Contributions to Zoology, 86 (2) – 2017Nikolai Y. Neretin; Anna E. Zhadan; Alexander B. Tzetlin: Aspects of mast building and the fine structure of “amphipod silk” glands in Dyopedos bispinis (Amphipoda, Dulichiidae)
Results

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Substrata for mast building and formation of the basal section

Dyopedos bispinis masts can be attached to solid substrata (stones, shells of dead or living molluscs and brachiopods) or to other fouling organisms including hydroids, bryozoans, ascidians and sponges; masts rarely occur on soft ground (sand and mud). Examination of the collected masts showed that the most frequent substrata are other organisms, particularly hydroids (Gonothyraea loveni (Allman, 1859), Ectopleura larynx (Ellis & Solander, 1786), Eudendrium sp., Sertularia mirabilis (Verrill, 1873)), bryozoans (Eucratea loricata (Linnaeus, 1758), Flustra sp., and Scrupocellaria sp.), sponges (presumably Leucosolenia complicata (Montagu, 1814)) and, occasionally, amphipod tubes (Crassicorophium bonellii).

On solid substrates, the bases of the masts are disk-like or weakly thickened, but on bush-like hydroid and bryozoan colonies, the masts are attached to the tips of branches (Fig. 2A-C). These masts typically coat a section of the colonies heading downward (H+M), often reaching the base, so that they appear to have been built directly on the solid substrate, without the hydroid or bryozoan.

When more than one mast attaches to a hydroid colony, a ramified mast occasionally results (arrows, Fig. 2A, D). Large masts typically have several supports; i.e., they are composed of several independent hydroid or bryozoan branches combined or even several smaller masts (m, m1, m2, m3) that are attached to different individual branches (Fig. 2A, B).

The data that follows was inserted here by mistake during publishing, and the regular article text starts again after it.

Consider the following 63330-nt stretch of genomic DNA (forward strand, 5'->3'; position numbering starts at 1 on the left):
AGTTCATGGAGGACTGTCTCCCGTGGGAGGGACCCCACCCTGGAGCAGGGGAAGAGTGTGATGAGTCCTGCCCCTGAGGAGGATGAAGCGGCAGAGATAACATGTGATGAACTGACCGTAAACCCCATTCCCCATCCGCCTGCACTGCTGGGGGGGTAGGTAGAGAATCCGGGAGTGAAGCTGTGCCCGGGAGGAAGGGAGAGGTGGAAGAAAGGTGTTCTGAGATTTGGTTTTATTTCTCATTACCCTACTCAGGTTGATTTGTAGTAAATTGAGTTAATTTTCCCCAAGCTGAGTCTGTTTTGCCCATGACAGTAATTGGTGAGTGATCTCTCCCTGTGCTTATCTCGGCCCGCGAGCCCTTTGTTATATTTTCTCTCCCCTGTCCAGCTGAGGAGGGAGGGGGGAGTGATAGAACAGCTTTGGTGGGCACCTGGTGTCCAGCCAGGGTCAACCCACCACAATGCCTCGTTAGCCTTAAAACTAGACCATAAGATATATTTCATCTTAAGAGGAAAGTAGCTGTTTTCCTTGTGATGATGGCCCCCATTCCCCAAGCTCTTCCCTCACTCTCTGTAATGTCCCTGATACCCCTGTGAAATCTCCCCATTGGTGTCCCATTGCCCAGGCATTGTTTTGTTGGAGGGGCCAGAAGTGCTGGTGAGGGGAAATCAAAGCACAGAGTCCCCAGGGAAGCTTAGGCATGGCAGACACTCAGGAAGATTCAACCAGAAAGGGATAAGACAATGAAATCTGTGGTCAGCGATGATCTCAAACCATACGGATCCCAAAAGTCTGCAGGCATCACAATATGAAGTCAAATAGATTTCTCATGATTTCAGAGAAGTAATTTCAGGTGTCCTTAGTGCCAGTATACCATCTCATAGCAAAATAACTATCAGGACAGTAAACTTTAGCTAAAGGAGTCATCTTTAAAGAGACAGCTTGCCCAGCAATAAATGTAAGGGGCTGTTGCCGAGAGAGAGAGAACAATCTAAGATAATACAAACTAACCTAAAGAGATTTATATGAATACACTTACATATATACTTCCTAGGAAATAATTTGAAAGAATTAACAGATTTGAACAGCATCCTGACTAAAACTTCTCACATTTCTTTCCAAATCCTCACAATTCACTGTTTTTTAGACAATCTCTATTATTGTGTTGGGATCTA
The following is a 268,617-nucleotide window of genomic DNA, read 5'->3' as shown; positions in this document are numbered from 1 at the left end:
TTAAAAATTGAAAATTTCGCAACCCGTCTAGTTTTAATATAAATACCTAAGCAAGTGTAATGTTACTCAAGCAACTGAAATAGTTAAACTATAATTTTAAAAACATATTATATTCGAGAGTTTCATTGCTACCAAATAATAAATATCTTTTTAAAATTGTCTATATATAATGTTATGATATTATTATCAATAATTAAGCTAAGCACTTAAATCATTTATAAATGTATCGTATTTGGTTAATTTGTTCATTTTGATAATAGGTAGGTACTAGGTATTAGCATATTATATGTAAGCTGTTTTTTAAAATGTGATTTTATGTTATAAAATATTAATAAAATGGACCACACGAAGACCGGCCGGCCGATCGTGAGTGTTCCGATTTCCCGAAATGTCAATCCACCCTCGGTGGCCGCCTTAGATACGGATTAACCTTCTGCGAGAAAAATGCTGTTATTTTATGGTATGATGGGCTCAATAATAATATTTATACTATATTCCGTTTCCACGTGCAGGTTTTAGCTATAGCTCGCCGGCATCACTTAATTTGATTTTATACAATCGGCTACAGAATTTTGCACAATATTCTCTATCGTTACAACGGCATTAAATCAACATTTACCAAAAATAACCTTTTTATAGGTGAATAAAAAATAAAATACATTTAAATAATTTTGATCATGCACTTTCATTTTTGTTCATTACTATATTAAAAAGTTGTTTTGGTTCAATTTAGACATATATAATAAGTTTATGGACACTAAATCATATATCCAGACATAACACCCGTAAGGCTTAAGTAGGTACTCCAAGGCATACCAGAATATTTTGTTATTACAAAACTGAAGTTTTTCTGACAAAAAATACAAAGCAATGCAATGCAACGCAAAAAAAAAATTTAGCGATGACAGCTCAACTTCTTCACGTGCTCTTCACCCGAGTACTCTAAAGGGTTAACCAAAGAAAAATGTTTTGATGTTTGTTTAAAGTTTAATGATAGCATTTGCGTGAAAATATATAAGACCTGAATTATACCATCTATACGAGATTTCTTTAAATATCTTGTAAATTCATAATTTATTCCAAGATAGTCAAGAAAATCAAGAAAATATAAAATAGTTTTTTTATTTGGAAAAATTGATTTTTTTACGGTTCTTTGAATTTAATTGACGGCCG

Some hydroids coated with mast remain alive, and their hydranths are free of masts and have tentacles (Fig. 2A, C). Other branches are completely immured (3, Fig. 2A).

FIG2

Fig. 1. Internal structure of a Dyopedos bispinis mast. A – drawing of a Dyopedos bispinis mast. B1, C1 and D1 - scanning electron microscopy (SEM) micrographs of mast cross sections at different levels; B2, C2 and D2 – their schematic representations. E and F – SEM micrographs of masts with damaged cortexes, showing that the cortex always comprises amphipod silk layers and, sometimes, detritus layers. Abbreviations: ASL, ASL-1, and ASL-2 – silk layers of the laminated cortex; C – central cylinder of the mast; C-1 m – the main cylinder; C-2, C-3, C-4 – additional cylinders; DL-1 – detritus layer of the laminated cortex; f – Dyopedos bispinis female; m – Dyopedos bispinis male; P – laminated cortex of the mast; P-1 – laminated cortex of the main cylinder; P-2 – laminated cortex of an additional cylinder; P-c – laminated cortex covering all cylinders.

FIG2

Fig. 2. Attachment of Dyopedos bispinis masts to hydroids and bryozoans, multi-supporting and branching masts. А – schematic drawing of two masts attached to a hydroid colony, showing that hydroid branches can be immured by Dyopedos bispinis to varying degrees; B and C – light microscopy (LM) photos showing mast attachment to bryozoans (B) and hydroids (C); D - underwater photo of a branching mast. Abbreviations: 1 – free hydroid branch; 2 – partially immured hydroid branch continuing as a single-supporting mast; 3 – completely immured hydroid branch continuing as a multi-supporting mast; arrows – branching sites of masts; arrowhead – filamentous algae included in mast cortex; fh – free hydranth; H – free section of hydroid branch; ih – partially immured hydranth; m, m1, m2 and m3 – basal masts forming multi-supporting mast; M – mast itself; H+M – basal section of mast built around a hydroid branch; bry – bryozoan branches.

FIG2

Fig. 3. Internal structure of a Dyopedos bispinis mast including diatoms and multicellular algae. А – drawing of a semi-thin mast cross-section; B – enlarged detail of A, LM micrograph; C and D – LM micrographs of semi-thin sections illustrating algae included in the central mast cylinder; E and F – SEM micrographs of mast surface showing the diatom Thalassionema nitzschioides; G – SEM micrograph of the inside of the mast laminated cortex showing the presence of numerous pelagic and benthic diatoms. Arrowheads – mucous pads connecting T. nitzschioides cells; as – silk threads; bda – likely benthic diatoms; C – central cylinder of the mast; da – diatoms; ma – multicellular algae; P – laminated cortex of the mast; pda – likely pelagic diatoms; Tn – diatom Thalassionema nitzschioides.